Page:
So, as a new parent I can only really have one or two drinks in the evening. Cocktails make it easier to ration alcohol, and I like gin. This is a really nice G&T.

The G&T was a way to make tonic water palatable by adding gin in the early 19th century (if you believe Wikipedia). The question is, were the colonial British consuming a London Dry gin which would have emerged in the later 19th century, or something else like genever, juniper spirit or Old Tom gin?

Wikipedia reckons the gin to tonic ratio can be as low as 1:1, which may have been a reasonable ratio with much more bitter tonic and sweeter Old Tom and a lower alcohol content in the gin. But for a modern G&T and a London Dry gin a 1:1 mix is too much. This isn’t a spirit with a dash of soda — a G&T should be aromatic and refreshing and cold.

The only reason to use a ratio stronger than 1:3 is if you’ve got crap tonic and/or watery gin and just want to taste alcohol. Avoid these both.

Gin

boodles

You can get away with something insipid like Bombay Dry or Gordons (that’s modern Gordons, vintage Gordons is apparently a different thing) but there are much better gins for the same money. I used Boodles here which is surprisingly light and delicate, but with a lot of aromatic juniper and coriander that works well in the G&T. Other worthwhile gins are

These three are around £14-16. If you want to spend more money (£25+) there’s Sipsmith or Chase Distillery’s Extra Dry gin. Boodles is right in the middle at £20.

Avoid anything really expensive like Botanist, you won’t get the benefit (sip that one neat). Also anything too floral like Bloom will be wasted because the other scents will overwhelm the gin.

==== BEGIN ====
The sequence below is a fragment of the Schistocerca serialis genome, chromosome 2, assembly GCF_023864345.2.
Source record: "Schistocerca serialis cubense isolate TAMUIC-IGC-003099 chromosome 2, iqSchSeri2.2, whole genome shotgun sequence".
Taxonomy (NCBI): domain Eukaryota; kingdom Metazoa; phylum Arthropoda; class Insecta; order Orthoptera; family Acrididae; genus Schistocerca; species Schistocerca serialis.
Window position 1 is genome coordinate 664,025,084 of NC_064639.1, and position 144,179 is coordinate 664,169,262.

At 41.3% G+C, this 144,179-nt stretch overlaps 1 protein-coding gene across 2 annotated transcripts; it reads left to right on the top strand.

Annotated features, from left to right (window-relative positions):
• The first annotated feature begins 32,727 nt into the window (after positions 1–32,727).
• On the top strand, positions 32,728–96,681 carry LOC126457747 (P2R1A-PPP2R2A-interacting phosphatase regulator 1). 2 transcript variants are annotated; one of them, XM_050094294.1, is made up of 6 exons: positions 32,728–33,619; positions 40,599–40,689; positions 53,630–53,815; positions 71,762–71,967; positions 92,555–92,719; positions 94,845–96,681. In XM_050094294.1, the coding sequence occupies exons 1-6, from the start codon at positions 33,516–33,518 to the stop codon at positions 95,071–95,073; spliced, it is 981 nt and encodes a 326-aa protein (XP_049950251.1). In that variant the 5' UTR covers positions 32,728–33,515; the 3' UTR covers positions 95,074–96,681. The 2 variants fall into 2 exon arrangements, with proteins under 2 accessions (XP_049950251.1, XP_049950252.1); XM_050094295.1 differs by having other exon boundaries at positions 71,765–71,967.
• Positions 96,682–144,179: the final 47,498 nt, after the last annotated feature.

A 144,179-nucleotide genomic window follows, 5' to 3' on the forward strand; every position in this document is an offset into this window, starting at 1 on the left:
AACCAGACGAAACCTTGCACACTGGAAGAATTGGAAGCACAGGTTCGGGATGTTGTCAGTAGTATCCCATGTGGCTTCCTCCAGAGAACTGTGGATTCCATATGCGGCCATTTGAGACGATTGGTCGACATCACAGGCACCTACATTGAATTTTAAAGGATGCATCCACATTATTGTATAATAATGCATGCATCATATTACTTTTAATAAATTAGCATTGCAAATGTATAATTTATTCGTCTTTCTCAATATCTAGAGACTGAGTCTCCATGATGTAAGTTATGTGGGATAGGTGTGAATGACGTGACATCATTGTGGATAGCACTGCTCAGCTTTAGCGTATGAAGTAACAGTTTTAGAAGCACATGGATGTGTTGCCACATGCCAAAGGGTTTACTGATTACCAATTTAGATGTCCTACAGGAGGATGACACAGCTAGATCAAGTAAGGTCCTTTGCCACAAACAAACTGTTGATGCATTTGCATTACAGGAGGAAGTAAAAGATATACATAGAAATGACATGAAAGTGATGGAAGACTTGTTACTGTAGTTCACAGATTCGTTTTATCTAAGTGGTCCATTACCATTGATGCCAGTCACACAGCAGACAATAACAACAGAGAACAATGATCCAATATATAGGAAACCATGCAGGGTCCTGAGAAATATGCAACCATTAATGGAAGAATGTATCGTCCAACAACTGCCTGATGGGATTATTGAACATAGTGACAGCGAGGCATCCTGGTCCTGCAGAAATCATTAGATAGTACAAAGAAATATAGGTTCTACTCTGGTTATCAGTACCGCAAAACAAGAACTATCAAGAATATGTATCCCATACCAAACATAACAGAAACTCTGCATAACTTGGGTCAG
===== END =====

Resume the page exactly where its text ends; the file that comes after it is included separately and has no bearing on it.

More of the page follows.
Tonic

tonic

You can use a mediocre gin and make a pretty good drink with decent tonic, but the reverse is not possible. I’m biased because I can’t stand artificial sweeteners, but even so Schweppes has an undeserved reputation (like Bombay Sapphire) and is only acceptable if you’re not taking your G&T orally. These are good tonics:

  • Fever Tree is the most widely available, and comes in little fridge packs of 8x150ml cans. This is what I’m using here. They also do Mediterranean, Elderflower and Lemon tonics which are good
  • Fentiman’s tonic is harder to find and it’s more astringent than Fever Tree (in a good way)
  • Tesco does a “Finest” tonic water that doesn’t have artificial sweeteners. It’s nice but I always found it was a bit flat out of the can.

Glass

glass

These days people seem to be recommending balloon glasses rather than highballs, but I tend not to use our stemware much because it doesn’t fit easily in the dishwasher and I’m lazy. I’ve used an Old Fashioned glass because I like the way it feels in the hand and you still get a lot of surface area to enjoy the aromas.

Garnish

garnish

Lime or lemon is classic, and Mango and black pepper is scientifically proven to be the best. I like a big slice of pink grapefruit and I’m also adding black pepper.

Method

Hardly rocket science but you must chill the tonic (obv) and you can also chill the glass with ice, and drain off melt water using a hawthorne strainer (you could even chill the glass using a bar spoon, but that’s hard for me to photograph)

hawthorne

Then add the gin… a 30ml measure will give you a 1:5 ratio with the can of tonic, and still be a fine drink with around 6.5% alcohol and plenty of character if the gin is decent.

If you want to be pretentious you can pour the tonic using a bar spoon as in this video from Bombay Sapphire and this post to minimise loss of bubbles.

Cut a wedge of citrus, run the fruit around the edge of the glass then drop it in the drink. Add pepper over the top. Chin chin!

GnT